4 Activity 53 Weather and Climate TEACHING SUGGESTIONS GETTING STARTED 1. Students use images to compare the concepts of weather and climate. Have students turn to Activity 53, Weather and Climate, in the Student Book. Tell them that in this activity they will consider the difference between weather and climate, which are both described in the introductory text. Have students read the introduction. Then tell students to turn back to page E-4 of Activity 50 and look at the four images of weather. Ask them, How would you describe the weather in each picture? Possible descriptions include raining, sunny, windy, and snowing. Ask students to focus on one of the images and imagine what the weather in that image might be like the following day, week, or month. Ask them to consider how the weather might change over the course of many years and how they might describe the average weather that they are imagining. Explain that climate describes the average weather for a region for a long period of time (usually at least 30 years). In the case of a rainforest, the climate could be described as wet or moist, because of high levels of precipitation. 2. Review how to read a climate graph using Transparency During the activity, students compare climate descriptions to climate graphs. The climate graphs show both average monthly temperature (line graph) and precipitation (bar graph) on a single graph. Use Transparency 53.1, Sample Climate Graph, to review how to read both temperature and precipitation on a single graph, making sure to identify the relevant axis and its units of measurement. Note that the two graphs on Transparency 53.1 are identical, but one shows the data in metric units while the other shows it in English units. DOING THE ACTIVITY 3. (LITERACY) Students identify and describe climate. Directed Activities Related to Text (DART) is a literacy strategy that helps students process written information. Student Sheet 53.1, Directed Reading Table: Climate, is a DART that guides students to identify and summarize important points from the text. Hand out Student Sheet A sample response is shown below. Sample Response to Student Sheet 53.1, Directed Reading Table: Climate Climate Type Summer Temperatures Winter Temperatures Precipitation Other Information Polar < 10 C Mostly below freezing (0 C) Very little; usually falls as snow Long cold winters Severe > 10 C At least one month < -3 C Varies Mild > 10 C Between 18 C and -3 C Moist; more rain in winter or summer Highland Between -18 C and 10 C Between -18 C and 10 C Varies; usually falls as snow Very high mountains Dry Hot days, cool nights; can be > 31 C Hot days, cool nights Very little Tropical Above 18 C Above 18 C More than 150 cm rain in a year Hot year-round E-40

5 Weather and Climate Activity 53 In Procedure Step 3, students work in pairs to identify their local climate from information on the map in the Student Book. They record similarities and differences between their experiences and the description of the local climate type. They then compare the description of the climate type with their data from Activity 51, Investigating Local Weather. Assist students as needed. 4. (MATHEMATICS) Students analyze graphs and identify the climates of three different places. For Procedure Step 4, use Transparency 53.1, Sample Climate Graph, (based on data from Eugene, OR) as a model of how to identify the climate of an area. Students might begin by comparing the pattern of precipitation to that of the climate descriptions. Once they see that the sample graph appears to match the description of a mild climate, they can evaluate if the temperature criteria for this climate match the sample graph (they do). They can conclude that the sample graph represents one type of mild climate. each place; the goal is for them to determine the climate based on the data and not prior knowledge of a region s climate. FOLLOW-UP 5. Students summarize the relationship between weather and climate. You may wish to go back and discuss the climate type for your region. Ask students, In what ways did the climate description reflect your local seasonal weather data and your personal experiences? In what ways did it differ? What does this tell you about categorizing climates? Encourage students to describe and identify similarities and differences between the description and their data. Summarize these concepts as a class. EXTENSION Students construct a climograph for their local area using data from Activity 51. Answers to the climate types are shown below. Note that students are not given the actual location of Sample Response to Procedure Step 4 Climate Graph for Place Climate Reasoning Graph based on data from A Tropical Graph shows more than 150 cm rain in a year and temperatures above 18 C year-round Hilo, HI B Dry Very little precipitation; maximum temperature above 31 C Phoenix, AZ C Severe Precipitation varies; summer temperatures above 10 C; winter temperatures below 3 C Minneapolis - St. Paul, MN E-41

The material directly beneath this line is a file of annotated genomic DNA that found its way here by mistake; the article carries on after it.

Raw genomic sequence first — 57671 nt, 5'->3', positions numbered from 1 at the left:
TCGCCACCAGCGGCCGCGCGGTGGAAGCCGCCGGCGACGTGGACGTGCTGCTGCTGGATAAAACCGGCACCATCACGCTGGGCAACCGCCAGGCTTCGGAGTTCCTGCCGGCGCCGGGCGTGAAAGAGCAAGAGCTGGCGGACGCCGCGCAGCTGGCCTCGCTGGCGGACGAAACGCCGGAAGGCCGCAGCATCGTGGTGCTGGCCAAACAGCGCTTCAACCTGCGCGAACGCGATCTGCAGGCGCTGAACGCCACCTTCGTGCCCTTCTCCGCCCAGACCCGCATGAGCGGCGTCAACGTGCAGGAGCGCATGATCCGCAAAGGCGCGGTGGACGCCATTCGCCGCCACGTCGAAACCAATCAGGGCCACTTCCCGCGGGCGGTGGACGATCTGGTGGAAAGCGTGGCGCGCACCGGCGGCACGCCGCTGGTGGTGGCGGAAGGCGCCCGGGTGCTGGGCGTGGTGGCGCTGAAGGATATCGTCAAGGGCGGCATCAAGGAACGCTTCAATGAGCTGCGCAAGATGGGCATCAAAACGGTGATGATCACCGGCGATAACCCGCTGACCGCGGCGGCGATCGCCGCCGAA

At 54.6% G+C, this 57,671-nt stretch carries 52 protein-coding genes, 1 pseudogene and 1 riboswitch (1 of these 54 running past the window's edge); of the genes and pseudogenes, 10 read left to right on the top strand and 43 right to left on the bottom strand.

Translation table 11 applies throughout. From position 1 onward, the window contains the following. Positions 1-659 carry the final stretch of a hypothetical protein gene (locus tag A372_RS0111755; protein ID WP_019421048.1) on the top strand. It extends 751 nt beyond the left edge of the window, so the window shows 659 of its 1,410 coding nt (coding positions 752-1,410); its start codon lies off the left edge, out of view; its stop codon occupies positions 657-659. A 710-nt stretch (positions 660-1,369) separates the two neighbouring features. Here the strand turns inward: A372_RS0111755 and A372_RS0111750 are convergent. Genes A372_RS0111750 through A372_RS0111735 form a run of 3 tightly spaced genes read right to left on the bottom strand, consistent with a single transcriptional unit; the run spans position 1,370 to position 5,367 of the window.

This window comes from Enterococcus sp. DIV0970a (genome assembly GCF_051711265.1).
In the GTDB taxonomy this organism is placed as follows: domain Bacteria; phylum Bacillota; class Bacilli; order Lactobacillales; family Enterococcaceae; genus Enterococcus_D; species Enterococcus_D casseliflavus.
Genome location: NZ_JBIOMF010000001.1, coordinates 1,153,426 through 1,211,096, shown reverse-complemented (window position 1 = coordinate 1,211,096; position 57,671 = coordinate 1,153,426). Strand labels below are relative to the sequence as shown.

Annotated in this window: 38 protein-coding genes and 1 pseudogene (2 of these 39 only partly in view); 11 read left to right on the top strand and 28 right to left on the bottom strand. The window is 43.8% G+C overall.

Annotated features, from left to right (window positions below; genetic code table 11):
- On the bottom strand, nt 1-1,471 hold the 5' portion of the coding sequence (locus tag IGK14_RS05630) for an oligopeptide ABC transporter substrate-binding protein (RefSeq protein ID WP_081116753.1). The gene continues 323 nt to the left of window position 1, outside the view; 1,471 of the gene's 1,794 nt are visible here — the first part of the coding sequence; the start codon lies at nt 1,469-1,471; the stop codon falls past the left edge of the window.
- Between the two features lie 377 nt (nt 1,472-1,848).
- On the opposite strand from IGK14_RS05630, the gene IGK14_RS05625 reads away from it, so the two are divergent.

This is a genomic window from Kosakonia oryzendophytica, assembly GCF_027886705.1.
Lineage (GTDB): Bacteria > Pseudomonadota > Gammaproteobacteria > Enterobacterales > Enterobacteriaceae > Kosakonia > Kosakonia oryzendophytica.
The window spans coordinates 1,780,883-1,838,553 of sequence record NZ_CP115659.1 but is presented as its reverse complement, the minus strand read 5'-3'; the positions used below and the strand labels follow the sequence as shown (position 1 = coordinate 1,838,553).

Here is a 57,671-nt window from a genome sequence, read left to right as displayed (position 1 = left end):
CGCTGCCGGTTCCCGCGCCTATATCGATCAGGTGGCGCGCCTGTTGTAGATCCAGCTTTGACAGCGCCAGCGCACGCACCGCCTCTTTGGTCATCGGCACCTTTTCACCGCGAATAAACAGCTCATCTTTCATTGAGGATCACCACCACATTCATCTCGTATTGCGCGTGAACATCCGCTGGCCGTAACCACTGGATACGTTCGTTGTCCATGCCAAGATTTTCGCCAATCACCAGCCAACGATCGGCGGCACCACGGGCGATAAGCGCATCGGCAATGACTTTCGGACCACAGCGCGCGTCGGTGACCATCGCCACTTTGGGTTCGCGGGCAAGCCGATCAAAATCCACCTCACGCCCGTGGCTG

6 Activity 53 Weather and Climate SUGGESTED ANSWERS TO QUESTIONS 1. What are the most common climate types in the United States? Dry, mild, and severe. 2. Compare your responses to Student Sheet 53.1 to Figure 1, Map of Climates of North America. How do temperatures vary with latitude? Support your answer with evidence from this activity. Temperatures are colder in the northern latitudes and tend to become warmer approaching the equator. The northernmost areas of North America have a polar climate, which has temperatures below 0 C for 8 10 months of the year. The southernmost areas of North America have a tropical climate, with average temperatures above 18 C. 3. What is the relationship between weather and climate? Weather and climate both refer to outdoor conditions such as temperature and precipitation. Weather describes these conditions day to day, while climate describes them on average and over a much longer period of time. 4. Could areas with different climates have the same weather? Explain. Yes. Climates describe average long-term conditions, while weather describes daily conditions. It is possible for places in different climates to have similar weather. For example, both severe and mild climates have summer temperatures above 10 C. Mild climates are moist, while the amount of precipitation in a severe climate varies. There may be many days when both climates experience identical temperatures and precipitation. In addition, a particular climate can have a day of unusual weather. For example, a place in a dry climate might experience a thunderstorm that produces a lot of rain. Since climate is based on long-term averages, such weather would not affect the climate type. E-42

7 Sample Climate Graph Precipitation (cm) Jan Feb Mar Apr May Jun Jul Aug Sep Oct Nov Dec -12 Month Temperature ( C) 2006 The Regents of the University of California Precipitation (in) Jan Feb Mar Apr May Temperature Precipitation Jun Jul Aug Sep Oct Nov Dec 10 Month Temperature ( F) Issues and Earth Science Transparency 53.1 E-43

8 Name Date Directed Reading Table: Weather and Climate Climate Type Summer Temperatures Winter Temperatures Precipitation Other Information 2006 The Regents of the University of California Issues and Earth Science Student Sheet 53.1 E-45